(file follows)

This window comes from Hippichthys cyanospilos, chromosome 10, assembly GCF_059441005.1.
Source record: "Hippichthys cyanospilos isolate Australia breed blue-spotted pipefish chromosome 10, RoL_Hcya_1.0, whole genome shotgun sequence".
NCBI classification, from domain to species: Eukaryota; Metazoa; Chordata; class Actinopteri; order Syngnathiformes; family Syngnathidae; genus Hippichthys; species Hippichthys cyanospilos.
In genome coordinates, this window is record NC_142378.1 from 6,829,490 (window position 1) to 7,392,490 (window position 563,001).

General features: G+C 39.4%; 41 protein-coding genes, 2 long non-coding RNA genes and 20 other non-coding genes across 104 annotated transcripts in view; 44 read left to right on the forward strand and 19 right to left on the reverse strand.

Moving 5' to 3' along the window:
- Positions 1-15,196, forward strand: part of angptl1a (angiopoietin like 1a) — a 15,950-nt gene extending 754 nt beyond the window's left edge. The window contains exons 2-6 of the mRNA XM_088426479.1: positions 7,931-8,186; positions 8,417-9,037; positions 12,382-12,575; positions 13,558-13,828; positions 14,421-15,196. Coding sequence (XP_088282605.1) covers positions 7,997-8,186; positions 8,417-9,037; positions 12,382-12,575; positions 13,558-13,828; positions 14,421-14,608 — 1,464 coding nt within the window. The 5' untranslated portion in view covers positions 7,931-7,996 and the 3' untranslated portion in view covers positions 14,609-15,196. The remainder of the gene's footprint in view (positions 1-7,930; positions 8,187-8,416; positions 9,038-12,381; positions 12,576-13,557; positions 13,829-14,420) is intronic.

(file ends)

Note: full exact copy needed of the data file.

This window comes from Hippichthys cyanospilos, chromosome 10, assembly GCF_059441005.1.
Source record: "Hippichthys cyanospilos isolate Australia breed blue-spotted pipefish chromosome 10, RoL_Hcya_1.0, whole genome shotgun sequence".
NCBI classification, from domain to species: Eukaryota; Metazoa; Chordata; class Actinopteri; order Syngnathiformes; family Syngnathidae; genus Hippichthys; species Hippichthys cyanospilos.
In genome coordinates, this window is record NC_142378.1 from 6,829,490 (window position 1) to 7,392,490 (window position 563,001).

General features: G+C 39.4%; 41 protein-coding genes, 2 long non-coding RNA genes and 20 other non-coding genes across 104 annotated transcripts in view; 44 read left to right on the forward strand and 19 right to left on the reverse strand.

Moving 5' to 3' along the window:
- Positions 1-15,196, forward strand: part of angptl1a (angiopoietin like 1a) — a 15,950-nt gene extending 754 nt beyond the window's left edge. The window contains exons 2-6 of the mRNA XM_088426479.1: positions 7,931-8,186; positions 8,417-9,037; positions 12,382-12,575; positions 13,558-13,828; positions 14,421-15,196. Coding sequence (XP_088282605.1) covers positions 7,997-8,186; positions 8,417-9,037; positions 12,382-12,575; positions 13,558-13,828; positions 14,421-14,608 — 1,464 coding nt within the window. The 5' untranslated portion in view covers positions 7,931-7,996 and the 3' untranslated portion in view covers positions 14,609-15,196. The remainder of the gene's footprint in view (positions 1-7,930; positions 8,187-8,416; positions 9,038-12,381; positions 12,576-13,557; positions 13,829-14,420) is intronic.